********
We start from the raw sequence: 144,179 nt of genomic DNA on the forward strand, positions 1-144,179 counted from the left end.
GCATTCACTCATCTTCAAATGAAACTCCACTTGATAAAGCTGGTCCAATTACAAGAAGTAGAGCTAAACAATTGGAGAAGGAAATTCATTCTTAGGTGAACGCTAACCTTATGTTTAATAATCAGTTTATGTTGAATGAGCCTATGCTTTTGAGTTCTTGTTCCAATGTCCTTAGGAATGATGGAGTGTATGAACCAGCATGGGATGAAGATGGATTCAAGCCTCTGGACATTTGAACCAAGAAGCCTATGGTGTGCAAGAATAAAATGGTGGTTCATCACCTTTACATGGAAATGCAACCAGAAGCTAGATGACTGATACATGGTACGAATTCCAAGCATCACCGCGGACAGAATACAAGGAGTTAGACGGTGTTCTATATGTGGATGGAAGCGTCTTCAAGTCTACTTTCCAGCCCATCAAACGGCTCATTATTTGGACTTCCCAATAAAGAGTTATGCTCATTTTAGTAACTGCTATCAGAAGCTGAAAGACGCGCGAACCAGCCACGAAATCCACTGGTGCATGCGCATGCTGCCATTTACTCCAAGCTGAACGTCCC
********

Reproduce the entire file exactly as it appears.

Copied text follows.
We start from the raw sequence: 144,179 nt of genomic DNA on the forward strand, positions 1-144,179 counted from the left end.
GCATTCACTCATCTTCAAATGAAACTCCACTTGATAAAGCTGGTCCAATTACAAGAAGTAGAGCTAAACAATTGGAGAAGGAAATTCATTCTTAGGTGAACGCTAACCTTATGTTTAATAATCAGTTTATGTTGAATGAGCCTATGCTTTTGAGTTCTTGTTCCAATGTCCTTAGGAATGATGGAGTGTATGAACCAGCATGGGATGAAGATGGATTCAAGCCTCTGGACATTTGAACCAAGAAGCCTATGGTGTGCAAGAATAAAATGGTGGTTCATCACCTTTACATGGAAATGCAACCAGAAGCTAGATGACTGATACATGGTACGAATTCCAAGCATCACCGCGGACAGAATACAAGGAGTTAGACGGTGTTCTATATGTGGATGGAAGCGTCTTCAAGTCTACTTTCCAGCCCATCAAACGGCTCATTATTTGGACTTCCCAATAAAGAGTTATGCTCATTTTAGTAACTGCTATCAGAAGCTGAAAGACGCGCGAACCAGCCACGAAATCCACTGGTGCATGCGCATGCTGCCATTTACTCCAAGCTGAACGTCCC